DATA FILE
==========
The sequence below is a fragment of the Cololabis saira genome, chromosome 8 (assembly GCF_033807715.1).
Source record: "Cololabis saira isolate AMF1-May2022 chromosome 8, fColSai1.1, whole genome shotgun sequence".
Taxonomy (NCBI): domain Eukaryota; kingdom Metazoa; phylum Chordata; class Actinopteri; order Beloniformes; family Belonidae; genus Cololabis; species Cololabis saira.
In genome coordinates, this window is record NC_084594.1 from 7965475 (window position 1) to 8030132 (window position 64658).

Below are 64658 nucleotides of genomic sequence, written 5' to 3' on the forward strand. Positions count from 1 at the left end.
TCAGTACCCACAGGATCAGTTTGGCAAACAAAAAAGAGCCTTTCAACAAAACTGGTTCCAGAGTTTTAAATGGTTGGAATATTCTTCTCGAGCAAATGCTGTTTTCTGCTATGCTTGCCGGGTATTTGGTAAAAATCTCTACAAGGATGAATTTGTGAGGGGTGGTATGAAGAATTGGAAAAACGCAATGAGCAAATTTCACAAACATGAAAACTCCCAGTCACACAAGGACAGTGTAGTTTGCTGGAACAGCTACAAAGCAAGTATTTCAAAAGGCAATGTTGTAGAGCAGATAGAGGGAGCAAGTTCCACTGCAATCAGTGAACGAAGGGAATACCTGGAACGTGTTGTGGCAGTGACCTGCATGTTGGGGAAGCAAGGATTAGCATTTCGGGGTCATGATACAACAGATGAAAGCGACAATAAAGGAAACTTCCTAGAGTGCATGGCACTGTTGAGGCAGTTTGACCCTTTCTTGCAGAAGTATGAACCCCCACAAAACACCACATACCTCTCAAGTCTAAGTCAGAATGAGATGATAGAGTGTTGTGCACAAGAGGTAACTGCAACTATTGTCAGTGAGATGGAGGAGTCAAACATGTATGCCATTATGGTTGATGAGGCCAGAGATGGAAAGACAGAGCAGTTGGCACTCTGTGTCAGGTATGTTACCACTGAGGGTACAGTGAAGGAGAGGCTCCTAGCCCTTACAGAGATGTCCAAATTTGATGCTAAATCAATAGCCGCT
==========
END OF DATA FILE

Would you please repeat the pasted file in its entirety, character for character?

The sequence below is a fragment of the Cololabis saira genome, chromosome 8 (assembly GCF_033807715.1).
Source record: "Cololabis saira isolate AMF1-May2022 chromosome 8, fColSai1.1, whole genome shotgun sequence".
Taxonomy (NCBI): domain Eukaryota; kingdom Metazoa; phylum Chordata; class Actinopteri; order Beloniformes; family Belonidae; genus Cololabis; species Cololabis saira.
In genome coordinates, this window is record NC_084594.1 from 7965475 (window position 1) to 8030132 (window position 64658).

Below are 64658 nucleotides of genomic sequence, written 5' to 3' on the forward strand. Positions count from 1 at the left end.
TCAGTACCCACAGGATCAGTTTGGCAAACAAAAAAGAGCCTTTCAACAAAACTGGTTCCAGAGTTTTAAATGGTTGGAATATTCTTCTCGAGCAAATGCTGTTTTCTGCTATGCTTGCCGGGTATTTGGTAAAAATCTCTACAAGGATGAATTTGTGAGGGGTGGTATGAAGAATTGGAAAAACGCAATGAGCAAATTTCACAAACATGAAAACTCCCAGTCACACAAGGACAGTGTAGTTTGCTGGAACAGCTACAAAGCAAGTATTTCAAAAGGCAATGTTGTAGAGCAGATAGAGGGAGCAAGTTCCACTGCAATCAGTGAACGAAGGGAATACCTGGAACGTGTTGTGGCAGTGACCTGCATGTTGGGGAAGCAAGGATTAGCATTTCGGGGTCATGATACAACAGATGAAAGCGACAATAAAGGAAACTTCCTAGAGTGCATGGCACTGTTGAGGCAGTTTGACCCTTTCTTGCAGAAGTATGAACCCCCACAAAACACCACATACCTCTCAAGTCTAAGTCAGAATGAGATGATAGAGTGTTGTGCACAAGAGGTAACTGCAACTATTGTCAGTGAGATGGAGGAGTCAAACATGTATGCCATTATGGTTGATGAGGCCAGAGATGGAAAGACAGAGCAGTTGGCACTCTGTGTCAGGTATGTTACCACTGAGGGTACAGTGAAGGAGAGGCTCCTAGCCCTTACAGAGATGTCCAAATTTGATGCTAAATCAATAGCCGCT